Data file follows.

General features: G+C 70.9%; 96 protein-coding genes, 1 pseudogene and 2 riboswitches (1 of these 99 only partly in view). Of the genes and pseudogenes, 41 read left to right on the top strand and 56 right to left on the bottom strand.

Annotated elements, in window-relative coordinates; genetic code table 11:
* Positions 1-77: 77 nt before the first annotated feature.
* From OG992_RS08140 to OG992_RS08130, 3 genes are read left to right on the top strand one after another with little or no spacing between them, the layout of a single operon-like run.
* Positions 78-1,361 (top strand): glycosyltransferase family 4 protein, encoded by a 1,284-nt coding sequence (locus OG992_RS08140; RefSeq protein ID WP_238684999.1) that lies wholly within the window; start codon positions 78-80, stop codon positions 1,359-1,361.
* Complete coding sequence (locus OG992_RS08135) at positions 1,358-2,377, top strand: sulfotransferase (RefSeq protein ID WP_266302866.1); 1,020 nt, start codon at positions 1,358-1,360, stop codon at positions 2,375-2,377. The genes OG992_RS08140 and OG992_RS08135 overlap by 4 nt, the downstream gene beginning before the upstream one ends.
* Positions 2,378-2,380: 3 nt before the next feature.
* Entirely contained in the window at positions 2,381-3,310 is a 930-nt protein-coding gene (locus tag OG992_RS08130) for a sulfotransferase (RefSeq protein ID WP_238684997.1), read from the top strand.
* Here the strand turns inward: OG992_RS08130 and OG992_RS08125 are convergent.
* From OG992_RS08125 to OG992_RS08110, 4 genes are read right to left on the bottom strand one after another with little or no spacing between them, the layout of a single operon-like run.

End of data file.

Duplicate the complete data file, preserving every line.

General features: G+C 70.9%; 96 protein-coding genes, 1 pseudogene and 2 riboswitches (1 of these 99 only partly in view). Of the genes and pseudogenes, 41 read left to right on the top strand and 56 right to left on the bottom strand.

Annotated elements, in window-relative coordinates; genetic code table 11:
* Positions 1-77: 77 nt before the first annotated feature.
* From OG992_RS08140 to OG992_RS08130, 3 genes are read left to right on the top strand one after another with little or no spacing between them, the layout of a single operon-like run.
* Positions 78-1,361 (top strand): glycosyltransferase family 4 protein, encoded by a 1,284-nt coding sequence (locus OG992_RS08140; RefSeq protein ID WP_238684999.1) that lies wholly within the window; start codon positions 78-80, stop codon positions 1,359-1,361.
* Complete coding sequence (locus OG992_RS08135) at positions 1,358-2,377, top strand: sulfotransferase (RefSeq protein ID WP_266302866.1); 1,020 nt, start codon at positions 1,358-1,360, stop codon at positions 2,375-2,377. The genes OG992_RS08140 and OG992_RS08135 overlap by 4 nt, the downstream gene beginning before the upstream one ends.
* Positions 2,378-2,380: 3 nt before the next feature.
* Entirely contained in the window at positions 2,381-3,310 is a 930-nt protein-coding gene (locus tag OG992_RS08130) for a sulfotransferase (RefSeq protein ID WP_238684997.1), read from the top strand.
* Here the strand turns inward: OG992_RS08130 and OG992_RS08125 are convergent.
* From OG992_RS08125 to OG992_RS08110, 4 genes are read right to left on the bottom strand one after another with little or no spacing between them, the layout of a single operon-like run.